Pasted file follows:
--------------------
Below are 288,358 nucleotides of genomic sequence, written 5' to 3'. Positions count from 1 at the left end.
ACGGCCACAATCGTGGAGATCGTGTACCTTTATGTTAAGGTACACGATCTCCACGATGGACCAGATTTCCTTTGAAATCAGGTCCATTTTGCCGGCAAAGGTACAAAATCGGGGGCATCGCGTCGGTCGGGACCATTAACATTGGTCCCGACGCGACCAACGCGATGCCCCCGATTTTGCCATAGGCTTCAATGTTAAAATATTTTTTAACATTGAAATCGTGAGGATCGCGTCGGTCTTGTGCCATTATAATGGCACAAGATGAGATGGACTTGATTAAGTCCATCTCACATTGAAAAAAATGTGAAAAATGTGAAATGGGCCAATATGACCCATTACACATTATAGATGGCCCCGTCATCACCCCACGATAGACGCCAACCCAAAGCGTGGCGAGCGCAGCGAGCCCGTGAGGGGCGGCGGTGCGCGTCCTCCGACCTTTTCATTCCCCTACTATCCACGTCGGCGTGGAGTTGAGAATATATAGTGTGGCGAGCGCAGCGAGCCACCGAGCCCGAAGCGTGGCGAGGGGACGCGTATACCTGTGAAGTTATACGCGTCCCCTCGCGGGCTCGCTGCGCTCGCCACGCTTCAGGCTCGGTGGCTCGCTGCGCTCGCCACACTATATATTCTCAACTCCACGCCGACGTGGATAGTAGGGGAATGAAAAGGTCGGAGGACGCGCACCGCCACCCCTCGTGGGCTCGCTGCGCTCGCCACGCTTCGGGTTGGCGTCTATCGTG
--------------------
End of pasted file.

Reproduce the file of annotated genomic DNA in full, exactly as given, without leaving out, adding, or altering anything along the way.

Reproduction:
Below are 288,358 nucleotides of genomic sequence, written 5' to 3'. Positions count from 1 at the left end.
ACGGCCACAATCGTGGAGATCGTGTACCTTTATGTTAAGGTACACGATCTCCACGATGGACCAGATTTCCTTTGAAATCAGGTCCATTTTGCCGGCAAAGGTACAAAATCGGGGGCATCGCGTCGGTCGGGACCATTAACATTGGTCCCGACGCGACCAACGCGATGCCCCCGATTTTGCCATAGGCTTCAATGTTAAAATATTTTTTAACATTGAAATCGTGAGGATCGCGTCGGTCTTGTGCCATTATAATGGCACAAGATGAGATGGACTTGATTAAGTCCATCTCACATTGAAAAAAATGTGAAAAATGTGAAATGGGCCAATATGACCCATTACACATTATAGATGGCCCCGTCATCACCCCACGATAGACGCCAACCCAAAGCGTGGCGAGCGCAGCGAGCCCGTGAGGGGCGGCGGTGCGCGTCCTCCGACCTTTTCATTCCCCTACTATCCACGTCGGCGTGGAGTTGAGAATATATAGTGTGGCGAGCGCAGCGAGCCACCGAGCCCGAAGCGTGGCGAGGGGACGCGTATACCTGTGAAGTTATACGCGTCCCCTCGCGGGCTCGCTGCGCTCGCCACGCTTCAGGCTCGGTGGCTCGCTGCGCTCGCCACACTATATATTCTCAACTCCACGCCGACGTGGATAGTAGGGGAATGAAAAGGTCGGAGGACGCGCACCGCCACCCCTCGTGGGCTCGCTGCGCTCGCCACGCTTCGGGTTGGCGTCTATCGTG